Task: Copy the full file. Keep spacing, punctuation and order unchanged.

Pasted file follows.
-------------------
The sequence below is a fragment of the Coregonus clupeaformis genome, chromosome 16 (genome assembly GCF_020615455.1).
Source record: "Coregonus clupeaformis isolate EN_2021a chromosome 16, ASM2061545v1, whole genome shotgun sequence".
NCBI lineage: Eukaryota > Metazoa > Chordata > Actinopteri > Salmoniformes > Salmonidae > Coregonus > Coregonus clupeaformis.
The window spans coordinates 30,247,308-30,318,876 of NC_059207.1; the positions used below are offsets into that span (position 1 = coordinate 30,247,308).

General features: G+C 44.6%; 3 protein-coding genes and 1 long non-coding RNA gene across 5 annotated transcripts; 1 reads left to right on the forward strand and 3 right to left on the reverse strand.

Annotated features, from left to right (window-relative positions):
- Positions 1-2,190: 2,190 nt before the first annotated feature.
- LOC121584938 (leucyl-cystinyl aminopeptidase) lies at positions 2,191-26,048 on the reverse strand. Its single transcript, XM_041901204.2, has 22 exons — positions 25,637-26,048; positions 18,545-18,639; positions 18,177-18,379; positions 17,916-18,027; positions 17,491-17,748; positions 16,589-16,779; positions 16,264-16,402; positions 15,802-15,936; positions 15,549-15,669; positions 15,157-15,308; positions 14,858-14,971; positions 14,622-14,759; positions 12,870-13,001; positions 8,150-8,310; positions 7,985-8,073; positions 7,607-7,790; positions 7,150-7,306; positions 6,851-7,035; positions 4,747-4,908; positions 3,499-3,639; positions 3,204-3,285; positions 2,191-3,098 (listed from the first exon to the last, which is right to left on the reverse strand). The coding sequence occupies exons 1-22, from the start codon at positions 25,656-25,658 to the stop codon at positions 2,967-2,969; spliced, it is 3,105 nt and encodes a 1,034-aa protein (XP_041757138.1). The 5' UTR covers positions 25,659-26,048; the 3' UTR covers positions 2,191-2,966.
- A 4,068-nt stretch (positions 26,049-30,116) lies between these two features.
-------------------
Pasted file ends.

The sequence below is a fragment of the Coregonus clupeaformis genome, chromosome 16 (genome assembly GCF_020615455.1).
Source record: "Coregonus clupeaformis isolate EN_2021a chromosome 16, ASM2061545v1, whole genome shotgun sequence".
NCBI lineage: Eukaryota > Metazoa > Chordata > Actinopteri > Salmoniformes > Salmonidae > Coregonus > Coregonus clupeaformis.
The window spans coordinates 30,247,308-30,318,876 of NC_059207.1; the positions used below are offsets into that span (position 1 = coordinate 30,247,308).

General features: G+C 44.6%; 3 protein-coding genes and 1 long non-coding RNA gene across 5 annotated transcripts; 1 reads left to right on the forward strand and 3 right to left on the reverse strand.

Annotated features, from left to right (window-relative positions):
- Positions 1-2,190: 2,190 nt before the first annotated feature.
- LOC121584938 (leucyl-cystinyl aminopeptidase) lies at positions 2,191-26,048 on the reverse strand. Its single transcript, XM_041901204.2, has 22 exons — positions 25,637-26,048; positions 18,545-18,639; positions 18,177-18,379; positions 17,916-18,027; positions 17,491-17,748; positions 16,589-16,779; positions 16,264-16,402; positions 15,802-15,936; positions 15,549-15,669; positions 15,157-15,308; positions 14,858-14,971; positions 14,622-14,759; positions 12,870-13,001; positions 8,150-8,310; positions 7,985-8,073; positions 7,607-7,790; positions 7,150-7,306; positions 6,851-7,035; positions 4,747-4,908; positions 3,499-3,639; positions 3,204-3,285; positions 2,191-3,098 (listed from the first exon to the last, which is right to left on the reverse strand). The coding sequence occupies exons 1-22, from the start codon at positions 25,656-25,658 to the stop codon at positions 2,967-2,969; spliced, it is 3,105 nt and encodes a 1,034-aa protein (XP_041757138.1). The 5' UTR covers positions 25,659-26,048; the 3' UTR covers positions 2,191-2,966.
- A 4,068-nt stretch (positions 26,049-30,116) lies between these two features.